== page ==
The nationwide lockdown began with almost everyone vowing to give more time to their health and fitness regimes. We all started with watching our diet and doing those numbing burpees every day. But how many of us have been able to actually keep up? Our guess is that most of us fell out of it with the same speed as we got into it with. Here’s where India’s top nutritionist, Rujuta Diwekar, comes in. She has a simple funda – practice a healthy lifestyle that is actually sustainable for the long run and don’t follow fitness fads just for the sake of it. This week we spoke to her about diet trends, life during the lockdown, sweet cravings, and more.
Q. You have generally been against most of the trending fitness fads. Which one of the fitness fads do you think is the most harmful for our bodies?
RD: It is tough for a mother to pick her favorite child and for a dietitian to pick the worst trend. Each one is equally harmful for people’s health and that of the planet. The healthiest people in the world have never been on a diet and regard food as a blessing. I would want the world to eat in their diverse, traditional ways. It’s the best way to stay healthy, again for both people and the planet, to be, eat and live in sync with nature and not in sync with the latest fad.
Q. Your short videos all through the pandemic have helped and motivated a lot of people. What does a typical day in your life look like during the lockdown?
RD: Exactly like everyone else’s, I guess. Wake up, eat some nuts & raisins, some yoga, cook breakfast, clean plates & utensils, work. Take a break to cook lunch, eat, clean up after – repeat. The kind of #atmanirbhar I don’t mind not being.
Q. There are several posters, ads and whatsapp forwards about foods/drinks that increase immunity. What is the one misconception about immunity that you would like to clarify for our readers? And what is the most effective and practical way to keep our immunity up this year?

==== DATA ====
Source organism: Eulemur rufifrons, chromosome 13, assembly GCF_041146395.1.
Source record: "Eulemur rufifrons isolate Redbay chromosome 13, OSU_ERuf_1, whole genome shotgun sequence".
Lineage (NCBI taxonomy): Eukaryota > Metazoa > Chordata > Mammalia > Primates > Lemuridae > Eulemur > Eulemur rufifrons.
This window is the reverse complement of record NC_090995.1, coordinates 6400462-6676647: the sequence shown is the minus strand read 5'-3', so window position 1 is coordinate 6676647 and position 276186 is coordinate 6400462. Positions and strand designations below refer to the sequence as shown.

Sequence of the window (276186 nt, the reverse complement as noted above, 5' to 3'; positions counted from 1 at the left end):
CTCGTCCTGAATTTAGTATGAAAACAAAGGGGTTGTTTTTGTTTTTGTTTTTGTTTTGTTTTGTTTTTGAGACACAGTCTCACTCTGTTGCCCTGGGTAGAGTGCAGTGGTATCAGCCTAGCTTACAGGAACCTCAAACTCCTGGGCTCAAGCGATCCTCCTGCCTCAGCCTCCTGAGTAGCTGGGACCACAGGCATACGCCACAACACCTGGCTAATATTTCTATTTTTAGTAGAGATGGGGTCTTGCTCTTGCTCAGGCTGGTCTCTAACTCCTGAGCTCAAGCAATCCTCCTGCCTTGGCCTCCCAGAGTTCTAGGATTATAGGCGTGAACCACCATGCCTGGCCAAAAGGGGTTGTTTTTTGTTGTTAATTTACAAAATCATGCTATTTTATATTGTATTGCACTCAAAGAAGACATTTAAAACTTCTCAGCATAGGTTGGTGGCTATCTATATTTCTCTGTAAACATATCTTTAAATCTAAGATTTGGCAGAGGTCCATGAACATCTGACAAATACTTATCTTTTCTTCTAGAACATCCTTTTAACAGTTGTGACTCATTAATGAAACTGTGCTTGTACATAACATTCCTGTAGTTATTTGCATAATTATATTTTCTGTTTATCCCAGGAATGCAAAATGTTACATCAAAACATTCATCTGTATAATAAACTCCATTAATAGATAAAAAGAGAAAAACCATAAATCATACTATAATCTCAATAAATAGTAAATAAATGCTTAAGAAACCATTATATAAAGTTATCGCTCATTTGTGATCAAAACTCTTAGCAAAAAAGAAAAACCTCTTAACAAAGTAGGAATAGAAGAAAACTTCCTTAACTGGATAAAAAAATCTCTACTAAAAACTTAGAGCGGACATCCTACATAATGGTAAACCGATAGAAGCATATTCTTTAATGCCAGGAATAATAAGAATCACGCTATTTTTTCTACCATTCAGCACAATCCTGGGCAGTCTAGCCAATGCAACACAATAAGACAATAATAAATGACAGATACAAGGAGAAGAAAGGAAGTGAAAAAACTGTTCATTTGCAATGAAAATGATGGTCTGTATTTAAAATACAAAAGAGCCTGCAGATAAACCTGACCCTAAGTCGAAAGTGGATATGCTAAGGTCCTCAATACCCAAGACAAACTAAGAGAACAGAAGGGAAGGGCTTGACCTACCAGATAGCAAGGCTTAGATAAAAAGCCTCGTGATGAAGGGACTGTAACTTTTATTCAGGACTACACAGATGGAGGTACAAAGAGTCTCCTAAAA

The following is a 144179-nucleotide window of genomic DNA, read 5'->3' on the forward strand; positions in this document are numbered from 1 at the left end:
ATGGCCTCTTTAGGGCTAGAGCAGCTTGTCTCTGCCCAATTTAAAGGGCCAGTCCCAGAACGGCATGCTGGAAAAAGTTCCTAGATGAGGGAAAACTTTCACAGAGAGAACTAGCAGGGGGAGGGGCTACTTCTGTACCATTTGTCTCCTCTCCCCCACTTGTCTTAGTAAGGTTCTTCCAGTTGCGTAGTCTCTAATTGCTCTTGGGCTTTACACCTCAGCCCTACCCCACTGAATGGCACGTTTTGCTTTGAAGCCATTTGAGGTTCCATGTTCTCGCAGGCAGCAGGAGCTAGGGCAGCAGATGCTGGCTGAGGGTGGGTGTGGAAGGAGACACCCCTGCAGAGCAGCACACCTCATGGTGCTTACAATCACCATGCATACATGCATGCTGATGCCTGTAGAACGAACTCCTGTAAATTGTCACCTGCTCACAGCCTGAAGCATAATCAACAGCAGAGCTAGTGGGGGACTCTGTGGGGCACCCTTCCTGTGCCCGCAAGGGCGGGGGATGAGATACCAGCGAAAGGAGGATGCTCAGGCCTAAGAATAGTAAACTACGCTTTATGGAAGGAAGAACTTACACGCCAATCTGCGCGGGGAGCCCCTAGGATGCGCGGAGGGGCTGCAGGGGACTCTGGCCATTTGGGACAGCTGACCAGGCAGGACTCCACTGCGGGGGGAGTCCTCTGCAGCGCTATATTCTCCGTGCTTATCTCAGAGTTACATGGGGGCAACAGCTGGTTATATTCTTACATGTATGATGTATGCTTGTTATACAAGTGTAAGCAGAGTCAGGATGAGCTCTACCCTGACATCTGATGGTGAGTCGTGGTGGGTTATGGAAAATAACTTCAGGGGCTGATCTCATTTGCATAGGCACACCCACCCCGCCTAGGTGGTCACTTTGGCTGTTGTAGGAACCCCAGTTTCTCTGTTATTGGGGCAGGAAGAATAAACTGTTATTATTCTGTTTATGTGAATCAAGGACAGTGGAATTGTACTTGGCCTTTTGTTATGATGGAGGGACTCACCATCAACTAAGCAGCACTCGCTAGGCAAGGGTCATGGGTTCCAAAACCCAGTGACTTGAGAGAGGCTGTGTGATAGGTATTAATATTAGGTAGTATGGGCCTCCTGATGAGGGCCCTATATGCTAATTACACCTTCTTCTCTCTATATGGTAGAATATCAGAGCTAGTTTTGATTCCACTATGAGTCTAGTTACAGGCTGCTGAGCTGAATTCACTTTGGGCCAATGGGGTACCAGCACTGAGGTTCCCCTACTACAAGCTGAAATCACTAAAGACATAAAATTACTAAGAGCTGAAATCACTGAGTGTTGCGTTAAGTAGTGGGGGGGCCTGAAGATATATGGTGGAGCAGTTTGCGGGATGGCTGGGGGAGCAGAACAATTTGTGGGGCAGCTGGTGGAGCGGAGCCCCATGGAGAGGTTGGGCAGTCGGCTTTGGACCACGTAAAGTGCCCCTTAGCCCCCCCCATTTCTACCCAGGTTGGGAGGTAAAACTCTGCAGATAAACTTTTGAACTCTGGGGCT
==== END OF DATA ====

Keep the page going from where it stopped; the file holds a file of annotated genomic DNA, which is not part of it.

RD: Immunity is the new weight loss. From bhaji wash to wall paper, everything is #Immunityboosting. But if you have a body, it already has its innate immune response and specific immune response in place. Just ensure that you don’t displace that with poor sleep, fad diets, overexercising or being in toxic relationships.
Q. The one thing that troubles most of us, and I’m sure you would agree, is our sweet tooth. What do you recommend one should do about a post meal sweet craving?
RD: Don’t keep long gaps in meals, chew your food slowly, stay true to the authentic recipes like using ghee, sugar, spices in dishes that require those and don’t replace them with “healthy” options and the cravings will no longer bother you. You may then eat a sweet out of decision and not desperation or frustration.
Q. What is your favourite dish to cook and eat? And what food is your guilty pleasure and/or cheat meal? A bowl of pasta, perhaps?
RD: Dal chawal ghee with fried aloo papad that comes from the coast of Konkan is my favourite stuff to cook. Also as a person, I think of myself as a human worthy of food on her plate. I work to earn it, source it, and cook it with honour. So when I enjoy my meal, I never feel like I cheated or guilty.